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Sunday, November 22, 2015

8 Great Toys and Games for Enhancing Language Skills

The Speech-Language Pathologists are having a linky party! Come read them all and get lots of great ideas for gift giving this season.

Whether your gifts come with Santa or with the lighting of the Menorah, giving kids toys and games that encourage the development of language and learning skills in a fun way is great.  Often, they don’t even know they’re learning.

My own kids always knew there would be a healthy dose of learning games once they got old enough to recognize me for the educator I can’t help being.
And in therapy sessions, the kids I worked with - who hated anything that looked like work or learning tasks - loved when I snuck in games that - sh sh sh - worked on their language skills.

So, if you’re shopping for your own kids this holiday season here are 8 nights’ - or days’ - worth of language fun:
(note - this post does contain affiliate links, but I received no compensation for mentioning these products)

(P.S. - don't forget to check out the other great ideas in this Speech-Language Pathologists' Linky!)

  1. Mystery Garden, by Ravensberger.  I had a whole closet full of Ravensberger games because they’ve always done such a great job of making learning fun.  Mystery Garden is a great one for language skills.  A special object is chosen by one player and, as students move around the board to get to the castle, they ask questions in order to figure out what the item is. It takes some strategizing and good language processing to determine the best question to ask to get the most information. It also takes some memory skills to remember what clues have been given so far. Players are required to make guesses that give them clues - and remember and analyze what they’ve been told in each successive turn - to the mystery item.  The number of turns is limited, so asking questions that provide broad, categorical or descriptive clues becomes more important that asking for small, detailed information.  It’s a great game for developing concise language skills, as well as memory skills.  If you are playing this game with AAC users, it’s a great way to help them find vocabulary within categorical pages, use descriptive concepts, and ask questions.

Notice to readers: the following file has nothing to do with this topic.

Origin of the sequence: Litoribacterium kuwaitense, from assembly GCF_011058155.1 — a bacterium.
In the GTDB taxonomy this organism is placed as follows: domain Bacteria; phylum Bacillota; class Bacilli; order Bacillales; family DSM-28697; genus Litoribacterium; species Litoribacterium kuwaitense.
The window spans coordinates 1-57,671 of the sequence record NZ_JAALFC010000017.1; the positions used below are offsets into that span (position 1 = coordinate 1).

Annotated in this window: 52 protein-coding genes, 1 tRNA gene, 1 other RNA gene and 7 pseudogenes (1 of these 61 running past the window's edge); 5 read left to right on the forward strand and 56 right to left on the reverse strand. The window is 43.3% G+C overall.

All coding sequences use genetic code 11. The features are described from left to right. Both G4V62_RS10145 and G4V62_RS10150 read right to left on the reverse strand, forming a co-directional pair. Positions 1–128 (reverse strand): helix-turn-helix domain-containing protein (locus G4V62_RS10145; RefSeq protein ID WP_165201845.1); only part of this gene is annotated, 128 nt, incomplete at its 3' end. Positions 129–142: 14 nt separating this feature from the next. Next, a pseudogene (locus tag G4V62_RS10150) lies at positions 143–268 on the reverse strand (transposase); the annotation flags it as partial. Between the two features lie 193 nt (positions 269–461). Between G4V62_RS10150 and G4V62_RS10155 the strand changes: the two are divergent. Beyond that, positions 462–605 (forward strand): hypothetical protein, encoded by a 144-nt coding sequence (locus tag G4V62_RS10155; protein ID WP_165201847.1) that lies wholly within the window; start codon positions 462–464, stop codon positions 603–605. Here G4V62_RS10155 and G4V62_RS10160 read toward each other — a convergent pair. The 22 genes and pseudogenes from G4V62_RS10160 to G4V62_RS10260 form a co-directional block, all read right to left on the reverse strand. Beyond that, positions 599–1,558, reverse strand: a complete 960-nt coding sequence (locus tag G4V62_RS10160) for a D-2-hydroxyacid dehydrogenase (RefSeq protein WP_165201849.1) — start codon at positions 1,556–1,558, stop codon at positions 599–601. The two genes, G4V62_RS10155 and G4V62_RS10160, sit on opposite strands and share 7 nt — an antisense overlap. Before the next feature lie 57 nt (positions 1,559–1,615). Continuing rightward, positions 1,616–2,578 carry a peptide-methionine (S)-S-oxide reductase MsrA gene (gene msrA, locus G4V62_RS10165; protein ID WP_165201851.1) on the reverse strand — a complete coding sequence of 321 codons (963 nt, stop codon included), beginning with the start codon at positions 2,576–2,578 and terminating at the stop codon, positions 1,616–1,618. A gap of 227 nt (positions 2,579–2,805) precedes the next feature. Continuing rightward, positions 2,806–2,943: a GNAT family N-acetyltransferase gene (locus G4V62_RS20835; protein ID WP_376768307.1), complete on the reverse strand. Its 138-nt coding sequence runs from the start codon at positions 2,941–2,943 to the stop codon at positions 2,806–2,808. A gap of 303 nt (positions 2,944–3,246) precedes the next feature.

2. P is for Popcorn is another Ravensburger game.  This time, players need to name items in specified categories beginning with specified sounds/letters.  Work on vocabulary and phonological skills at the same time.  Again, AAC users who have robust AAC systems should have all the categories they need to play this one.
  3. Scrabble Junior is an easier game than the original Scrabble.  On one side, the game board requires only matching letters; making it a good choice for preschoolers or Kindergarteners.  On the other side, making words begins in a simple way as the children progress in their emergent spelling.